Here are five steps to building a conscious culture in your organization:
Have you identified the core values for your business? Too many times, companies spend time and money creating mission, vision, and values statements and then put them on a shelf to collect dust.
Conscious companies are continually living, breathing, walking, and talking their core values. They hire new employees for their alignment with the values; they terminate people who cannot live up to them. They tell stories about the values. They look for ways to recognize employees and promote managers who can live the values.
The most common values seen in conscious cultures include trust, accountability, excellence, fun, compassion, integrity, fairness, and transparency.
Accountability is an important value because it might be counter-intuitive in talking about culture. Don’t be tempted to think that Conscious Capitalism is soft or mamby-pamby. To build a conscious culture, you have to be tough enough to hold all people accountable to both the values and task expectations you have of them. I’ve seen some great companies ruin their culture by tolerating poor performance in their favorite workers and insulating them from consequences. Don’t get me wrong – I espouse compassion for episodic life events that can derail someone’s effectiveness for a short time, but established patterns of low productivity or destructive behaviors should be dealt with fairly.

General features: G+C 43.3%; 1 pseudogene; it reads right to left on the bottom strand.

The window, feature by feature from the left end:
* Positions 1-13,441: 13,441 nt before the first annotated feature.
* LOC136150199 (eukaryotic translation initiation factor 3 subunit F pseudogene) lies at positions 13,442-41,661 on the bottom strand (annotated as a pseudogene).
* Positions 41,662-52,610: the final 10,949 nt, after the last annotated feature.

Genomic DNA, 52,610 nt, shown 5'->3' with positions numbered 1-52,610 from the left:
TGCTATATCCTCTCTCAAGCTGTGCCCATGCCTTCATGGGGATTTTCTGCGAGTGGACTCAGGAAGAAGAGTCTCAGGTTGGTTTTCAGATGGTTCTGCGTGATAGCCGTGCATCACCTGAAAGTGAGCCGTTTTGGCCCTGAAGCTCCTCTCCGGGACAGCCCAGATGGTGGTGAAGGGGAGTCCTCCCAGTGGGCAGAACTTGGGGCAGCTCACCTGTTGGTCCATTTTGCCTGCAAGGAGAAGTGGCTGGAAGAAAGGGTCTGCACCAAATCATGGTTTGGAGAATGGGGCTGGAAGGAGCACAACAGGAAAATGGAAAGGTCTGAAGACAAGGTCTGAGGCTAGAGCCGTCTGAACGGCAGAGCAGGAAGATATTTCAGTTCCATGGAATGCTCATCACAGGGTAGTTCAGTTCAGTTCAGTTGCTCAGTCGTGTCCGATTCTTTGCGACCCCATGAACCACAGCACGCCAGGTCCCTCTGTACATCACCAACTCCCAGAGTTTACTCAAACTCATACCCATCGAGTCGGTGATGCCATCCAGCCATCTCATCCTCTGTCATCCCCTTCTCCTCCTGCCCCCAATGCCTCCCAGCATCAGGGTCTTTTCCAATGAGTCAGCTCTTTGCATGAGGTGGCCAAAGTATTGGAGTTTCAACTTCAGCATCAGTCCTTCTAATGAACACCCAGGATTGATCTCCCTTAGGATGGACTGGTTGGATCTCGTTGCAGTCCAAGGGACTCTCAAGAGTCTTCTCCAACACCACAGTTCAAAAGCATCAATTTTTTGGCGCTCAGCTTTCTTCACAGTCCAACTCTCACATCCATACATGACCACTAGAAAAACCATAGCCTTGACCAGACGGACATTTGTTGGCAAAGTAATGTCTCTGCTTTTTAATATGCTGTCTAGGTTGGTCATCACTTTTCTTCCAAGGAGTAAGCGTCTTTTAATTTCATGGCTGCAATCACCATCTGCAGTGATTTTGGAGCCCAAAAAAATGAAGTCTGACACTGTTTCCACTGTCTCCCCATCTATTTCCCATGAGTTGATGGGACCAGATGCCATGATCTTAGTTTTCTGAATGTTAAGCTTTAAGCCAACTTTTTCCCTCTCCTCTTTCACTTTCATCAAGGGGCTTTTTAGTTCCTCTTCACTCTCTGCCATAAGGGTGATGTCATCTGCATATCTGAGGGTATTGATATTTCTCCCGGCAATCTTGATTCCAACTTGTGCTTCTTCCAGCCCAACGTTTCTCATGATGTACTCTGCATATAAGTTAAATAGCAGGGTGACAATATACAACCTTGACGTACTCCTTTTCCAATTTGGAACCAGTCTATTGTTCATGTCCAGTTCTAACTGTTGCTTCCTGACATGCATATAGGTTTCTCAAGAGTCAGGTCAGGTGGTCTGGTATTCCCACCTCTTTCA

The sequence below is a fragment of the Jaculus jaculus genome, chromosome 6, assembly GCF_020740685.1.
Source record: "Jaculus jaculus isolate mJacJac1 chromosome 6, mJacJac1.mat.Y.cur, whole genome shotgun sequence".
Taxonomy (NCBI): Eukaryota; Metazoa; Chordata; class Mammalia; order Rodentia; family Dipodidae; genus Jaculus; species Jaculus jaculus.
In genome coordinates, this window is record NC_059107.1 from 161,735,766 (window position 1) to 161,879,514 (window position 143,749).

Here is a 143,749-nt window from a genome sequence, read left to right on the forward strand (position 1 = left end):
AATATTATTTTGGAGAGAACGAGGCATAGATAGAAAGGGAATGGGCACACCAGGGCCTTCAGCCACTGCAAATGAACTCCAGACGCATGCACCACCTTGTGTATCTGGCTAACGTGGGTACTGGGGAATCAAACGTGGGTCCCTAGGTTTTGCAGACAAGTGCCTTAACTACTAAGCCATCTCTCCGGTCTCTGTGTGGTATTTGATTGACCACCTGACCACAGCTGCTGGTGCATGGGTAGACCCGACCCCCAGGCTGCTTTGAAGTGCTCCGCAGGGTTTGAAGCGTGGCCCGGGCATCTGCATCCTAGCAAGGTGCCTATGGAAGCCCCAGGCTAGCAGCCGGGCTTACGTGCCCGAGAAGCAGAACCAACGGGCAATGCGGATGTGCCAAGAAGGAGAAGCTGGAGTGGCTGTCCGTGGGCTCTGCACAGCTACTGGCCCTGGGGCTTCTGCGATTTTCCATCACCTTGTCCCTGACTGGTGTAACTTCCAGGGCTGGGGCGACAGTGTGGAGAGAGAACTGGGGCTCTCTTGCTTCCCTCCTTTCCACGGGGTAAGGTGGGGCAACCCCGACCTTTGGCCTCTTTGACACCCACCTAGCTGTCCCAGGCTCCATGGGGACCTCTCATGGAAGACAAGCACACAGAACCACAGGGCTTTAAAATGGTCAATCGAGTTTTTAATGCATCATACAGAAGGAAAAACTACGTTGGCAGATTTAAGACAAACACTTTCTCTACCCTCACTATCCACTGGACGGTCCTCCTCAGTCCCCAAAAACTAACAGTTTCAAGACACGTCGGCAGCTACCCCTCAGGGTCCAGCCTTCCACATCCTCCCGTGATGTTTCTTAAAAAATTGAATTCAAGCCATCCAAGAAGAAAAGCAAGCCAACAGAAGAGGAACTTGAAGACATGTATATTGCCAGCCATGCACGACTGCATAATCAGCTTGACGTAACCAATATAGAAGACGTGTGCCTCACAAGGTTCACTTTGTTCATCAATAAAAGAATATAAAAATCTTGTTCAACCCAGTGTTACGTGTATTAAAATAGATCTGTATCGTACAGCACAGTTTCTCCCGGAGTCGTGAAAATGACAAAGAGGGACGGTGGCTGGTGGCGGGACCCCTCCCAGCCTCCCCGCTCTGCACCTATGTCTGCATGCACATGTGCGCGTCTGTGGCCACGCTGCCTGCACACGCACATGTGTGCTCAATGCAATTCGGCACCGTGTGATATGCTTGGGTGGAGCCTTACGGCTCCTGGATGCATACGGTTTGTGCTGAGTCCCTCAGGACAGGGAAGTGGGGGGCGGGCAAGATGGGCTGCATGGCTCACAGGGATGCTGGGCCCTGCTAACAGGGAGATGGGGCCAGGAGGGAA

Hiring and Firing
Conscious cultures hire for their values. In every job interview, the interviewer presents the company’s core values to the job candidate and asks behaviorally-based questions to ascertain the individual’s alignment with the company’s ideals. This alignment predicts in large part the person’s happiness and performance in the job. A values clash does no one – not the company, the customers or the prospective employee – any favors. Fail early – find out in the interview if this person will fit in culturally.
The opposite is also true. Conscious companies must compassionately terminate employees when they no longer live up to core values or have the skill set for the changing marketplace. Netflix, in its slide deck called “Netflix Culture: Freedom & Responsibility”, describes how the company “hires, develops and cuts smartly, so we have stars in every position.” If a team member’s performance is merely adequate, Netflix offers them a generous severance package to leave the company.
A compensation program is a powerful communicator of core values. If the company’s compensation structure is not aligned with the espoused values, then the values are wishful thinking only, not a way of life. Strictly speaking: money talks.
Some questions to determine the “consciousness” of your compensation structure are:
- Would we be comfortable sharing everyone’s compensation information with all employees? (If salaries and pay are not equitable, you probably don’t want to do this.)
- Do we conduct annual performance reviews? (Some companies haven’t quite gotten to this discipline.) Does the annual review hold people accountable to behaviors that support core values?
- Do our variable compensation programs (bonuses, perks, and commissions) uphold our values or just the acquisition of new revenues?
- Is variable compensation awarded on a team or individual basis?
- Do we conduct 360-degree feedback on all our managers as part of the annual performance review?
- Do our executive salaries have a cap on them to be no more than 20 times the average worker’s salary?
Storytelling is one of the best methods of translating values to a group. Our ancestors told stories to define their identities and pass on aspirations and traits to the next generation. Storytelling is one of the most powerful teaching methods. Human beings love stories, much more so than boring lectures, and this love of storytelling exists even in the workplace.